The PM today revealed his biggest shake up since the Cold War to MPs – as he vowed more nukes and billions of pounds of extra cash to keep the nation safe in future.

    His major shake-up revealed that infectious disease outbreaks are likely to be more frequent by the end of the decade.

    Population growth and the loss of natural habitat would increase interaction between humans and animals, fuelling the risk of a disease spreading from one species to another, like what is thought to have happened with Covid 19.

  • Sarah Grealish

    DO YOU LIVE IN A COVID HOTSPOT?

    COVID cases have risen across a third of local authorities in England in the last week, official data has revealed.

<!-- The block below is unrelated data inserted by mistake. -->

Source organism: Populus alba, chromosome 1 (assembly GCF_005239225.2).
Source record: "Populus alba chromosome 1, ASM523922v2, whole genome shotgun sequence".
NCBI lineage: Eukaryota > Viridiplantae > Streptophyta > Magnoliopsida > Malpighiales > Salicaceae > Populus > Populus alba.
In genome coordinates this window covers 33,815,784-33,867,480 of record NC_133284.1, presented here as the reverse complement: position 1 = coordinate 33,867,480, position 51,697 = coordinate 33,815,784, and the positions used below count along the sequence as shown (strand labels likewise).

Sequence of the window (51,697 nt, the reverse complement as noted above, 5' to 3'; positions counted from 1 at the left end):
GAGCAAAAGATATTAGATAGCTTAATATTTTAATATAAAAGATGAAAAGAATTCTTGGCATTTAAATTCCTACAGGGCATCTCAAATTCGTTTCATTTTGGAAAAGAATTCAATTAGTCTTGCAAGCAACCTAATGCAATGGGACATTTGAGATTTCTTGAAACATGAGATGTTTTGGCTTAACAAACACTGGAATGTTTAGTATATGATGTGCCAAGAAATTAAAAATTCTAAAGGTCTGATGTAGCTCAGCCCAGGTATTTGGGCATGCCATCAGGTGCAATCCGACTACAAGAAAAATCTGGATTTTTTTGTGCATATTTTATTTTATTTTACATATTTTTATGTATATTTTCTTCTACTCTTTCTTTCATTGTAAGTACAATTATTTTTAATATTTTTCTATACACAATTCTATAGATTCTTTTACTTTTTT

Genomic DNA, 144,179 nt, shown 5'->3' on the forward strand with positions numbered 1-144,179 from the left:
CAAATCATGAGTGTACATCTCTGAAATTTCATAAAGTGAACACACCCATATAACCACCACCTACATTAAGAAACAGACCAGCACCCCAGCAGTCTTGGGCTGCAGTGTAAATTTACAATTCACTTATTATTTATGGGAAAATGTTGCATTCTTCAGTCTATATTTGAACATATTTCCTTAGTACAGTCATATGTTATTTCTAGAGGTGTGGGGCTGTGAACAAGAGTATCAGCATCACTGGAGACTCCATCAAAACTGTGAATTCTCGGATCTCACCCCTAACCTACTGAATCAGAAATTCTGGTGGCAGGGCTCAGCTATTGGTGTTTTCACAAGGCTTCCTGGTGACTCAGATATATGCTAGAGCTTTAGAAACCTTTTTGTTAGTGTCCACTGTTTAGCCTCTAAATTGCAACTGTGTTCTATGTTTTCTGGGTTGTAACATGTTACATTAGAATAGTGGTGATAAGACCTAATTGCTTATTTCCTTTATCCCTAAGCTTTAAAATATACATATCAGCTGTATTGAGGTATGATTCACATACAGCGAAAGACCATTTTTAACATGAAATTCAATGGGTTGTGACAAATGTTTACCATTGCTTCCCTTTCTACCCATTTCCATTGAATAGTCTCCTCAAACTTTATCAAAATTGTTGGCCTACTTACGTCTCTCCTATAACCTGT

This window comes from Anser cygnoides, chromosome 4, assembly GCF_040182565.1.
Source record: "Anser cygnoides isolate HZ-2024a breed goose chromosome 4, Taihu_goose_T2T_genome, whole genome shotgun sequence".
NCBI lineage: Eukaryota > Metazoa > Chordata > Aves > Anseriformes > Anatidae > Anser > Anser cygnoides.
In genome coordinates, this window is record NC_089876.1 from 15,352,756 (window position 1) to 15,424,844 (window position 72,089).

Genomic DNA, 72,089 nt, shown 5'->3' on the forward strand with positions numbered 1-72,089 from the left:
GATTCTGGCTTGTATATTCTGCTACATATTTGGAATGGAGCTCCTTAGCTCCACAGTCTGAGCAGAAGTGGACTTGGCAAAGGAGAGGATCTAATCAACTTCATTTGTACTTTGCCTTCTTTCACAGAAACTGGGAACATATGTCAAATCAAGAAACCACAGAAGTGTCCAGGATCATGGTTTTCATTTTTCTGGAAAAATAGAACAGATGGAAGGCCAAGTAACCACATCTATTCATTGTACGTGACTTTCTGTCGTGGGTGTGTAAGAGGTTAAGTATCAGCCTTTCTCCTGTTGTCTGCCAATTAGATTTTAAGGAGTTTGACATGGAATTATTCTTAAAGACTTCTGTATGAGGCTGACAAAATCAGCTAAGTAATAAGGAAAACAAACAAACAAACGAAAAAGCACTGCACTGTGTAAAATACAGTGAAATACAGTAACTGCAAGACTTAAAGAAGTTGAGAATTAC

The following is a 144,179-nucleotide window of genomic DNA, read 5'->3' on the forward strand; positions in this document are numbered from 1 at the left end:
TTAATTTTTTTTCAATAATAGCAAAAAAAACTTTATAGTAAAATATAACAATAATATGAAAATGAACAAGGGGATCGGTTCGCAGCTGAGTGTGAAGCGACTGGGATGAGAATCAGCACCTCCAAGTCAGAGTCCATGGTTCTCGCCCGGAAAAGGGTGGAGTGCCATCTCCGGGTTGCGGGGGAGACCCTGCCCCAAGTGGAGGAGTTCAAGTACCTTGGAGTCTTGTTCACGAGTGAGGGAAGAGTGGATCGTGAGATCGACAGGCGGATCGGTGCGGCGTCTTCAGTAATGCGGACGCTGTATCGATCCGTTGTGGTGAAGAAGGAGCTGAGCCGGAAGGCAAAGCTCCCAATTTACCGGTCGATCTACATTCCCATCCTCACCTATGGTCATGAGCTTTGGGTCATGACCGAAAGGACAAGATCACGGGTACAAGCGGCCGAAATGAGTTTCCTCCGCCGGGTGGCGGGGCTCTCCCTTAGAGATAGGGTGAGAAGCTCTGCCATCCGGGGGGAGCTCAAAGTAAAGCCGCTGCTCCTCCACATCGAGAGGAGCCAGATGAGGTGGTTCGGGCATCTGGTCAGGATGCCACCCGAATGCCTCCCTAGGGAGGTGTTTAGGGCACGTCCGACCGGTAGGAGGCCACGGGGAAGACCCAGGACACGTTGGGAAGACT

Of the 315 regions, 104 have witnessed an increase in infections – some only slightly up on last week.

    Find out about your area here.

  • Sarah Grealish

    UK COVID CASES RISE EIGHT PER CENT ON LAST WEEK AFTER SCHOOLS RETURN

    UK Covid cases yesterday rose by 5,089 – up by eight per cent on the number of new infections recorded this time last week.

    It follows the reopening of schools last Monday, which scientists feared could lead to a rise in cases.

    It is not clear whether the reopening of schools has caused today's slight rise in new cases.

    But Professor John Edmunds, a member of the government’s Scientific Advisory Group for Emergencies (Sage), suggested last month it would be better to bring age groups back gradually, rather than open all classrooms at once.

    He told the BBC's Andrew Marr Show: “Of course there’s great needs to get our kids back in schools as fast as we can. But sticking to the epidemiology, yeah, of course, it’s always safer to take smaller steps and evaluate.”